WhatNext wrote:I had a follow-up appt with my GP yesterday, having been on Zetia for two months. He’d ordered a follow-up cholesterol test and at the same time I had a test for apolipoproteins B and A-1, which I’d bought on Walk-in-Lab. I’d read that the ratio of those two numbers is a better indicator of risk of CVD than LDL cholesterol. My ApoB was “borderline high” at 94: the desirable range is below 90. But my ApoA1 was also high and the ratio was .5, which is lower than the average risk for a woman, which is .6.
I was thinking ApoB correlated with LDL cholesterol and I expected my LDL to still be over 100 -- those results were just sent to the doctor’s office. I figured the doctor would want me to either increase the dose of Zetia or switch to a statin. I’d brought quite a bit of information with me to bolster my case for worrying more about my brain than my heart and not wanting to take a statin, which can interfere with sleep (that would be the side-effect I’d have, if any). I’d decided to tell him I was APOE3/4 and I’d brought a screen-clip of my Promethease report. I’d also brought a few paragraphs from the FoundMyFitness report regarding the reduced activity in the melatonin receptors. I’d also printed the Scandinavian study that found that people my age with no history of diabetes or heart disease did better with higher cholesterol. I’d entered my numbers from the previous visit into a Framingham Heart Risk test and found I have a 1.6% risk of having a heart attack during the next ten years.
As it turned out my LDL cholesterol had dropped from 121 to 88 and he was happy: he said “The Zetia is working.” My HDL was 89: VLDL was 10, TC 187. So the decision I had to make was whether to just keep taking it or try to convince him I didn’t need to worry about cholesterol. I showed him everything I’d brought and he said “I can understand why you’re confused.” I didn’t want him to think I was confused: I wanted him to think I was well-informed. He left it up to me to decide whether to stay on the Zetia or not. I told him the only way I could be sure I have no history of heart disease would be to have a coronary artery calcium scan, but he said the trouble with the scan is that you can’t tell if the calcium is on the interior of the artery or on the outside. He said the only way to know is to have a cardiac catheterization which he would “strongly advise against.” There’s no way I’d do that: it’s an invasive procedure.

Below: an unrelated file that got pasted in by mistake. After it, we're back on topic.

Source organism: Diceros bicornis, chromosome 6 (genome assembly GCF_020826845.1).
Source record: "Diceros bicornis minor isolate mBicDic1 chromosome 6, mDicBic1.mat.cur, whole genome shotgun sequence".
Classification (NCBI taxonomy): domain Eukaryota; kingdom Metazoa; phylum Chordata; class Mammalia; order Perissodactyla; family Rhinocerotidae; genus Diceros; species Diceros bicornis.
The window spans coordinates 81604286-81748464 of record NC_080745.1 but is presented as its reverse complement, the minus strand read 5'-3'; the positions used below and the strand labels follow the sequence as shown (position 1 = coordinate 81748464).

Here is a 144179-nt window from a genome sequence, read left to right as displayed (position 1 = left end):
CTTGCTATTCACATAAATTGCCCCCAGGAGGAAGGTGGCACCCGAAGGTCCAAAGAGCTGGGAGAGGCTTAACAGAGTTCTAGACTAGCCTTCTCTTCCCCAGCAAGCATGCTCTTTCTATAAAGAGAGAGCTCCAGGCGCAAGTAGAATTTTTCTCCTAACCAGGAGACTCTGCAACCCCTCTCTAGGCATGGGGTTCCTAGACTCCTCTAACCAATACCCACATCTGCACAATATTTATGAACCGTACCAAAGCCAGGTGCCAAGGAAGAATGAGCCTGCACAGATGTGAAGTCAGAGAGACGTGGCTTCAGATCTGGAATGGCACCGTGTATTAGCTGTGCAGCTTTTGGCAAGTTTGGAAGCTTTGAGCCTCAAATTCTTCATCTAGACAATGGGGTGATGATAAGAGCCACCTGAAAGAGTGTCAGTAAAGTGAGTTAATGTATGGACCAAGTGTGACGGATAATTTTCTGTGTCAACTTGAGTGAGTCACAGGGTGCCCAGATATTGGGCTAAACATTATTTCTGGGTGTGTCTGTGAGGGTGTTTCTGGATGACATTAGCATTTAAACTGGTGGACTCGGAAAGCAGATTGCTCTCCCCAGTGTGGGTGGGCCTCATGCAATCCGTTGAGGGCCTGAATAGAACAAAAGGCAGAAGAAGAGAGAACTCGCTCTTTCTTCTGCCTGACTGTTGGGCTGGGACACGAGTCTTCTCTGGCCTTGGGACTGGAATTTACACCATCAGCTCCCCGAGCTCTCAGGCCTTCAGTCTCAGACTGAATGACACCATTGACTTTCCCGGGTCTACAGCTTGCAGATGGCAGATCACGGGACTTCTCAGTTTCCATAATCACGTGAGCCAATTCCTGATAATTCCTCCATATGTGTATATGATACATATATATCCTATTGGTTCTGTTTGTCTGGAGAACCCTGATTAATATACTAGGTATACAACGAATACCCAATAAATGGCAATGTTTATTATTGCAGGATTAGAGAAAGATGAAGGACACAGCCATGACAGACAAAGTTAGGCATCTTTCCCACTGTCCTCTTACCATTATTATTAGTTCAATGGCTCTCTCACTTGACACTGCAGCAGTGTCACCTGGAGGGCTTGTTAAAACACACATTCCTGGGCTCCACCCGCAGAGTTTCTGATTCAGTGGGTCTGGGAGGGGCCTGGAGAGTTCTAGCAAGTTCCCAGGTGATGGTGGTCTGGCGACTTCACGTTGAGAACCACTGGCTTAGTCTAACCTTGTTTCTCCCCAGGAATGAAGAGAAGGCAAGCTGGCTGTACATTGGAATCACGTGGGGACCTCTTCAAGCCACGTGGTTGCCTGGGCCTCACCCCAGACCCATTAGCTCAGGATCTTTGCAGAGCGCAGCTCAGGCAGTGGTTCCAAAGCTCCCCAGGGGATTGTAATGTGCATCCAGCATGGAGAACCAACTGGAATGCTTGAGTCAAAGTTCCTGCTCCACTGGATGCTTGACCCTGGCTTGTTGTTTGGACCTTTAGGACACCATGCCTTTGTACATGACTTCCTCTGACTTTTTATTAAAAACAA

So, taking my APOE3/4 status into account and not knowing how that would confound the Scandinavian mortality results, taking my father’s history of quintuple-bypass surgery into account, and the fact that I haven’t always eaten healthy food and I haven’t always exercised, and just not wanting to try to argue with him, which is impossible, I decided to stay on the Zetia. I said “Now I can start eating eggs again: eggs contain choline, which is good for the brain” to which he responded “Too much information.”
I agree with what fiver just said re the calcium score. Yes, you've made bad choices in the past and the CAC test will let you know how consequential those mistakes have been.
But, please take into consideration that for an over 65 woman, with only borderlijne high apoB, there is absolutely no data showing better outcomes for cholesterol lowering. There may instead be data that higher cholesterol might be a little better. Look at this 2019 study of 12 million people (https://www.ncbi.nlm.nih.gov/pmc/articles/PMC6367420/
According to that, the cholesterol sweet spot at your age is closing in on 230. Your cholesterol looks just fine to me -- without any Zetia.
But not only is the best cholesterol level for not dying controversial, you have below ave risk considering apoA, apoB. And your 10-year Framingham risk is only 1.6%. I think your doctor is at worst, borderline malpractice, and at best, just simply wrong. To top it off, his dismissive TMI response to you was completely uncalled for. In your shoes, I would get another GP.